One of the more unusual indie-film success stories of recent years has to be the ascension of Bobcat Goldthwait. Once known for his quasi-histrionic stand-up comedy persona, Goldthwait traveled to the 2006 Sundance Film Festival as the writer and director of the outrageous “Sleeping Dogs Lie.” (He’d made his debut as a filmmaker with the little-seen but inventively gonzo “Shakes the Clown” in 1991.)
Maybe he should have waited another 15 years before making a follow-up, because his latest, “World’s Greatest Dad,” crushes a boldly funny concept with inert and bloodless filmmaking. As much as I admired the idea behind “Dad,” the film itself just limps along without ever catching fire.
Robin Williams stars as Lance Clayton, a high-school teacher and frustrated novelist. He’s also parent to Kyle (Daryl Sabara, “Spy Kids”), an obnoxious and sex-obsessed adolescent who’s so thoroughly disgusting and insufferable that he’s almost universally despised at the school where Lance also teaches.
Stop reading here if you don’t want to know the big plot twist, because there’s no way to describe the rest of the movie without a spoiler or two:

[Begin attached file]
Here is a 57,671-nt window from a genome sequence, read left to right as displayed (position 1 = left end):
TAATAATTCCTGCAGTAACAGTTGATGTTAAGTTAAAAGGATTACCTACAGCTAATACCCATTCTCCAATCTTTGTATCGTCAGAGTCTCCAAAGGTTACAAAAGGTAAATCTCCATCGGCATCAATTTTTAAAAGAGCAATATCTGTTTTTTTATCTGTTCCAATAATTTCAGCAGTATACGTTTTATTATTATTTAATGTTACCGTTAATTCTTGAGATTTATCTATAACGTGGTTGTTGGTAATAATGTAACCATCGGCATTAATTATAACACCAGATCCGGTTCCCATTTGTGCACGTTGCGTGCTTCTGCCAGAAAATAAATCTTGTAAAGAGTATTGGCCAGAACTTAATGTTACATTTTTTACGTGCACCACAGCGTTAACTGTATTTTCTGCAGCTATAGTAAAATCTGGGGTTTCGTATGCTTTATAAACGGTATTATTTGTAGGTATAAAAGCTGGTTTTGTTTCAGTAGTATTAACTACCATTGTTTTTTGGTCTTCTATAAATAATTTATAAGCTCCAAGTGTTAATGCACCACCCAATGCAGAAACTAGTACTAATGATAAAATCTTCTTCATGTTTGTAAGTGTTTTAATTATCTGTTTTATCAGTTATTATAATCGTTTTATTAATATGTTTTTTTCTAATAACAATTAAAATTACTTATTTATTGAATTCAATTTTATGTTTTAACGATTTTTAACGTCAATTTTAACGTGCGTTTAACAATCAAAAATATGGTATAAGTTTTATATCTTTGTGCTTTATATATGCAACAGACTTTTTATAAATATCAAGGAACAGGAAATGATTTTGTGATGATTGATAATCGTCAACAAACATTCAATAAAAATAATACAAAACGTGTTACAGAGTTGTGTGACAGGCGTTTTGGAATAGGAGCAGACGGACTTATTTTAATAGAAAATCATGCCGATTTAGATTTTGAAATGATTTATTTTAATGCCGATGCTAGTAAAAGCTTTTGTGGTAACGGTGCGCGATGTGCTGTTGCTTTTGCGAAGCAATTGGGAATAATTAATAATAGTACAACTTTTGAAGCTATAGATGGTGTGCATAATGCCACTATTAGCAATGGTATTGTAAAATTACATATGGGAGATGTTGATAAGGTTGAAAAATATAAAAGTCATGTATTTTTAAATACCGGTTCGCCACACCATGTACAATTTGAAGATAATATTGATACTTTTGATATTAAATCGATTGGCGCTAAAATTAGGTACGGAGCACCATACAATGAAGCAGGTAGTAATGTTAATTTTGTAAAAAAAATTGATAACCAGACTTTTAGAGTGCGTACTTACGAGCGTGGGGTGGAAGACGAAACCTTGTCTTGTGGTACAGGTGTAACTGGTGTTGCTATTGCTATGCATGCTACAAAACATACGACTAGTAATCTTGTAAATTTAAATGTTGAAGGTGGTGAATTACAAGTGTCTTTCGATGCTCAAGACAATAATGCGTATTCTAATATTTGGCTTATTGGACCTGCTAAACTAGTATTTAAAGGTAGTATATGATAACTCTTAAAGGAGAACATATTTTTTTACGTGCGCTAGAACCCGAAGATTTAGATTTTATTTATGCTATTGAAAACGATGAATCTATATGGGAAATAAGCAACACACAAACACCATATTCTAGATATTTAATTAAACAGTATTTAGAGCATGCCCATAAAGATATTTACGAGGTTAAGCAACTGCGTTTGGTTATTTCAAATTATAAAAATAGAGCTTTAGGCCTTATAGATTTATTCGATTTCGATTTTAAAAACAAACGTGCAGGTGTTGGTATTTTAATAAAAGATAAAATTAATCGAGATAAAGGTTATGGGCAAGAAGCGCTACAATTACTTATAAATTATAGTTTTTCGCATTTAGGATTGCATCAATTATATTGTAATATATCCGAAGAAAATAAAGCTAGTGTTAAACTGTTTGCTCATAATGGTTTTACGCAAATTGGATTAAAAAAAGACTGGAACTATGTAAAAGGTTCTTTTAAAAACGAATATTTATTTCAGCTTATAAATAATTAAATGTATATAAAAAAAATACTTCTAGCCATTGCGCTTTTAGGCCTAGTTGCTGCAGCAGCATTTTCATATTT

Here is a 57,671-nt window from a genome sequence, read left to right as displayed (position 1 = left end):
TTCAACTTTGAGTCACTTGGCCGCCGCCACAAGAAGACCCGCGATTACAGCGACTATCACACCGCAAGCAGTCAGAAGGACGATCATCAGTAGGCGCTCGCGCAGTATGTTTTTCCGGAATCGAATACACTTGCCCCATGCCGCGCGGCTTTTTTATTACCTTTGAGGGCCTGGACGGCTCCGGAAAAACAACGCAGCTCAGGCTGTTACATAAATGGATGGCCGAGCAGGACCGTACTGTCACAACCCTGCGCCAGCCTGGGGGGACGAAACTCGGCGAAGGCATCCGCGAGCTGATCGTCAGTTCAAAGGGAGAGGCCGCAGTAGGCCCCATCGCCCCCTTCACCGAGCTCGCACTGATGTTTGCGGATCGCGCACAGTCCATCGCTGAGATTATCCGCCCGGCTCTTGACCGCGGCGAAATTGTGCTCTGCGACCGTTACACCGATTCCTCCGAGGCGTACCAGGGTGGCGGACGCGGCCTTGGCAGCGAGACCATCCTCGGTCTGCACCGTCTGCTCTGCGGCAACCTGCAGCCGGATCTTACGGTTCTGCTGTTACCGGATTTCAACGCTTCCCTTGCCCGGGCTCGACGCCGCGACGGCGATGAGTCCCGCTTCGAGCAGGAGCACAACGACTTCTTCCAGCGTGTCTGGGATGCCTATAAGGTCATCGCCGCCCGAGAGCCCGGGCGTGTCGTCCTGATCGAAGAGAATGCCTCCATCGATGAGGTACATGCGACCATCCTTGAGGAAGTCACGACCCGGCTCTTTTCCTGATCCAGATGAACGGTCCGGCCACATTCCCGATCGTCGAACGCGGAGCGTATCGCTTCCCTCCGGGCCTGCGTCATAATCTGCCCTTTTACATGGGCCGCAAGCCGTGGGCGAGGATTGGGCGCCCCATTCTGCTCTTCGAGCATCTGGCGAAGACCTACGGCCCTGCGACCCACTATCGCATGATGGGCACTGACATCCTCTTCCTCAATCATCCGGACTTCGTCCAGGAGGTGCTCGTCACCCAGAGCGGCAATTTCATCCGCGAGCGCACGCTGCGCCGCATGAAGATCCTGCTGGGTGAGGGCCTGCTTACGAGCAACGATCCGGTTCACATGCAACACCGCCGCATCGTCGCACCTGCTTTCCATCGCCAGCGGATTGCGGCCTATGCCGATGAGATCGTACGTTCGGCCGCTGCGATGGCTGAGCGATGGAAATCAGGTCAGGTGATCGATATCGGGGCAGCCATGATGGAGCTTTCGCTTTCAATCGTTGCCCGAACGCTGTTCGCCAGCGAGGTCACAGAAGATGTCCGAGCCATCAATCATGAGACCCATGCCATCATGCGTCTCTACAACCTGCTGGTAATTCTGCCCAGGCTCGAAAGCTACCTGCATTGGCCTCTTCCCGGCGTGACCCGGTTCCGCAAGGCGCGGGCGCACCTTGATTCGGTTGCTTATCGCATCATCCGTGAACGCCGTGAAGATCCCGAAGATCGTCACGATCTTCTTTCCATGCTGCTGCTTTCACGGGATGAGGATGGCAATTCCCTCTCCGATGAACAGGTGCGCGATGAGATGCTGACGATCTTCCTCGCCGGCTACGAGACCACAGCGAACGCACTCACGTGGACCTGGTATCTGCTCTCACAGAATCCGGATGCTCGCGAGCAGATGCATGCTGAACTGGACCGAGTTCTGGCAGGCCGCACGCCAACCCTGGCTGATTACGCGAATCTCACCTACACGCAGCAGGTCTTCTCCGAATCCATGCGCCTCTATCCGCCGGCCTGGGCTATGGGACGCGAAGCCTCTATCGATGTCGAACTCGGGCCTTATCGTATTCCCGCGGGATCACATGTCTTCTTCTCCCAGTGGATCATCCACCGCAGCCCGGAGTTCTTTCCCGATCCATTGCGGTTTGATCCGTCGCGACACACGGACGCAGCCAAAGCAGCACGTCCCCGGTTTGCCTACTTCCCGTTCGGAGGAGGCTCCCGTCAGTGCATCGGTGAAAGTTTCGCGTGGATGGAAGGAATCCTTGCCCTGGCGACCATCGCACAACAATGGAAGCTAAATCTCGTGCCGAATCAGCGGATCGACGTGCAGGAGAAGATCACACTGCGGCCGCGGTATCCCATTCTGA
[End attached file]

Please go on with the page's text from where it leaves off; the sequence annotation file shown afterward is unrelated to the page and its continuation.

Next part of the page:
One night, Kyle accidentally kills himself via auto-erotic asphyxiation. Lance fixes things — including writing an eloquent farewell note — so it looks like Kyle committed suicide. The school paper publishes the phony suicide note, and suddenly Kyle becomes a posthumous hero to the kids who once disdained him. Thrilled that someone finally likes his work, Lance goes back and writes a fake journal for Kyle, and it winds up getting published.
Suddenly, Lance’s life is going great — kids want to take his poetry class, his art-teacher girlfriend Claire (Alexie Gilmore) is ready to publicly acknowledge their relationship and national talk shows are calling for Lance to talk about his tragic loss.
When I describe the plot, it sounds like “World’s Greatest Dad” is a viciously unsentimental black comedy, finding satirical targets in adolescent grief-porn and parental exploitation. And it certainly should be — Goldthwait’s “Sleeping Dogs Lie” began with a shocking (and too weirdly sexual to describe here) plot development and built it into a sharp tale about relationships and honesty.
But “Dad” never makes it off the launching pad. Williams is, blessedly, non-manic this time around, but his funny lines fail to connect. The pacing feels sluggish, the cinematography is blandly non-descript and the whole venture lacks any kind of malicious fizz.
“World’s Greatest Dad” is the first failed film in a long time that’s made me want to see its remake. With a different cast and a sharper script, I could see this material as the basis for a “Heathers”-like darkly farcical character study. This current version, alas, should skip theaters and go directly back to the drawing board.
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